Lisa Lowenstein, PhD (2017 Fellow) was recently awarded funding by the Patient-Centered Outcomes Research Institute (PCORI) for the D&I project entitled Implementing Patient Decision Support for Lung Cancer Screening through Tobacco Quitlines. Dr. Lowenstein serves as Dual-PI alongside Dr. Robert Volk, the project’s primary investigator.
This grant will use the Consolidated Framework for Implementation Research (CFIR) to anchor and inform the design, outcomes, and evaluation plan. Eight state quitlines operated by six service providers will serve as implementation sites for this project. There will be two phases: testing/refining implementation strategies in 4 quitlines and expanding implementation to 4 additional quitlines to maximize coverage of service nationally. NAQC will serve as the external facilitator for the project, and local champions have be identified for each site. Site visits will occur prior to launching implementation, and will include training of quitline staff identify callers eligible for LCS. A centralized website, lungscreen.health, will include LCS resources for smokers including our PDA, eligibility criteria, a discussion guide for use with primary care providers, and information about finding LCS programs. During the implementation project, about 10,000 callers will learn about LCS and patient decision support, and may have their lives saved by it. Reach will be determined by the number of callers assessed for initial eligibility for LCS and directed to the PDA over the number of potentially eligible callers based on age. Call center staff will keep a log of all potentially eligible callers based upon age and pack‐year history. Effectiveness of the LCS program on will be assessed by surveying patients recruited at the time they contact a quitline for smoking cessation services and when they access the LCS resource website. Immediate outcomes will include knowledge of LCS harms and benefits, preparation for decision making, and use of the PDA. Longer‐term outcomes up to 6 months after contacting a quitline will include scheduling an appointment with a health care provider to discuss LCS and completion of LCS.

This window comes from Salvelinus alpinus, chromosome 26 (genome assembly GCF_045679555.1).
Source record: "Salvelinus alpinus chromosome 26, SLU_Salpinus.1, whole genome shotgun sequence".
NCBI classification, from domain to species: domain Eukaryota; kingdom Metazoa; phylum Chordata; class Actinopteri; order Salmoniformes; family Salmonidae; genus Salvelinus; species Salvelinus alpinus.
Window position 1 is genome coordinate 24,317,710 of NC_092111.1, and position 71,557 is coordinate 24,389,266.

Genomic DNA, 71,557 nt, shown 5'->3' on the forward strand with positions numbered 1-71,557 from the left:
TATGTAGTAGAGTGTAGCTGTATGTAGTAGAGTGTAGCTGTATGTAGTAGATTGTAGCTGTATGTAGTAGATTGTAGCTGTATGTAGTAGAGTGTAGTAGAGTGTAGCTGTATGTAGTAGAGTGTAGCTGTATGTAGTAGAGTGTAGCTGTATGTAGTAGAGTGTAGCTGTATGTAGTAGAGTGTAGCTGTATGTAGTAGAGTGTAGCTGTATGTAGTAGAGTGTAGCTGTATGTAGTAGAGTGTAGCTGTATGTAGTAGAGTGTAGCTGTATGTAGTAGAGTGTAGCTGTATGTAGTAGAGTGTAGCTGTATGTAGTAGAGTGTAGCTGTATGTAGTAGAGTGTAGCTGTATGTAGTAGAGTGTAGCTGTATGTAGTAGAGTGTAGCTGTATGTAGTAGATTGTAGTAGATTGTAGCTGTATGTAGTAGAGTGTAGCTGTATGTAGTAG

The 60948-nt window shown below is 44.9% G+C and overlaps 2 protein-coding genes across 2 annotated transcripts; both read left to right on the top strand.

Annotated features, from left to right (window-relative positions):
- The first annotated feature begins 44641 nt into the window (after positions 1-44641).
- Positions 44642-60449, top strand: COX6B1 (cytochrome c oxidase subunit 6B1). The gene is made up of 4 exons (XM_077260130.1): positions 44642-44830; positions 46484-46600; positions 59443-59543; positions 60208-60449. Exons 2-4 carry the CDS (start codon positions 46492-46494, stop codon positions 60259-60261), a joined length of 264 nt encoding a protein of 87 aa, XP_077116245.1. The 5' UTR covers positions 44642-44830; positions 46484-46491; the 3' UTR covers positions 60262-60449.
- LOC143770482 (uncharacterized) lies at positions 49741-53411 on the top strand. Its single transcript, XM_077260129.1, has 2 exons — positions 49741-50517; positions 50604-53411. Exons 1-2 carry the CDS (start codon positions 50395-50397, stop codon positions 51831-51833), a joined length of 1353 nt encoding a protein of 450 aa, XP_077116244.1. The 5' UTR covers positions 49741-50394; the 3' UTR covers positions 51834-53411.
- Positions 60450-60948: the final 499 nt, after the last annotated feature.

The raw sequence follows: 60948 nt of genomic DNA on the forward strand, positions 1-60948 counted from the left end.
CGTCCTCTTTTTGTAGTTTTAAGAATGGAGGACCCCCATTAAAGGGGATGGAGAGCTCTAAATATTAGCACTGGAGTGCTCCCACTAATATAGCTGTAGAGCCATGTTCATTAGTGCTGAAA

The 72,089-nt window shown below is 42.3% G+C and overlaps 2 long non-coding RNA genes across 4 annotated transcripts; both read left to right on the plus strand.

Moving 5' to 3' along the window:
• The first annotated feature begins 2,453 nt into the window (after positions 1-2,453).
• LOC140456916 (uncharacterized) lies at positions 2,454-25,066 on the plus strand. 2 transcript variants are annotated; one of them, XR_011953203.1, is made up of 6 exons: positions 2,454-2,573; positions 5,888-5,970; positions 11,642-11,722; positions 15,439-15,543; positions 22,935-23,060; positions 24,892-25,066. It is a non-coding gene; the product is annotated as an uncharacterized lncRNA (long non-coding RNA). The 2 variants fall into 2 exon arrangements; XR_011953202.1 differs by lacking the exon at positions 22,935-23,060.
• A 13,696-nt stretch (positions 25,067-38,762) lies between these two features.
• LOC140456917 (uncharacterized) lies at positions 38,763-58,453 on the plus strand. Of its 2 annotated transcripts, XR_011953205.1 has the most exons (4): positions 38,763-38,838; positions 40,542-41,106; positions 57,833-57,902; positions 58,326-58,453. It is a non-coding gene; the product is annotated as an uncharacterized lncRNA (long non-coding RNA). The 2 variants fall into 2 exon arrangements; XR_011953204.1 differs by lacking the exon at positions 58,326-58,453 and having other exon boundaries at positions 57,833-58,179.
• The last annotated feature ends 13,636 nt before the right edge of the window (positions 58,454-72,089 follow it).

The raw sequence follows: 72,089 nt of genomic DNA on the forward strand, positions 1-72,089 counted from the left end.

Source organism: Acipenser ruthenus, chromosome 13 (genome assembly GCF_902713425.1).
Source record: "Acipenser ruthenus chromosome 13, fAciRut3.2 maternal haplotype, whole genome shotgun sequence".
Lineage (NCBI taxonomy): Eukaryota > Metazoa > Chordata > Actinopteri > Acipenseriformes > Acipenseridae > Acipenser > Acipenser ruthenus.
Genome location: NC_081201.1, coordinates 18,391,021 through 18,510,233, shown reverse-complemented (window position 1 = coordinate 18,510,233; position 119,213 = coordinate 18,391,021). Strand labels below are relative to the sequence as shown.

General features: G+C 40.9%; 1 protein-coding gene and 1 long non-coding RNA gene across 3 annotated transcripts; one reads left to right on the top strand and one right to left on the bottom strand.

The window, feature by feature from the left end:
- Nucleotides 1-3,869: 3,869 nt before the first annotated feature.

The primary objective is to increase the number of smokers eligible for LCS who receive high‐quality decision support materials about LCS through tobacco quitlines and go on to make informed decisions about screening. The aims undertaken in order to achieve the objective includes: (1) test and refine LCS patient decision support program implemented through tobacco quitlines, (2) evaluate the reach, adoption, and fidelity of the decision support program, and its effectiveness in improving smokers’ decisions about LCS and completion of screening, and (3) document the resources required to launch and maintain the LCS decision support program by tobacco quitlines.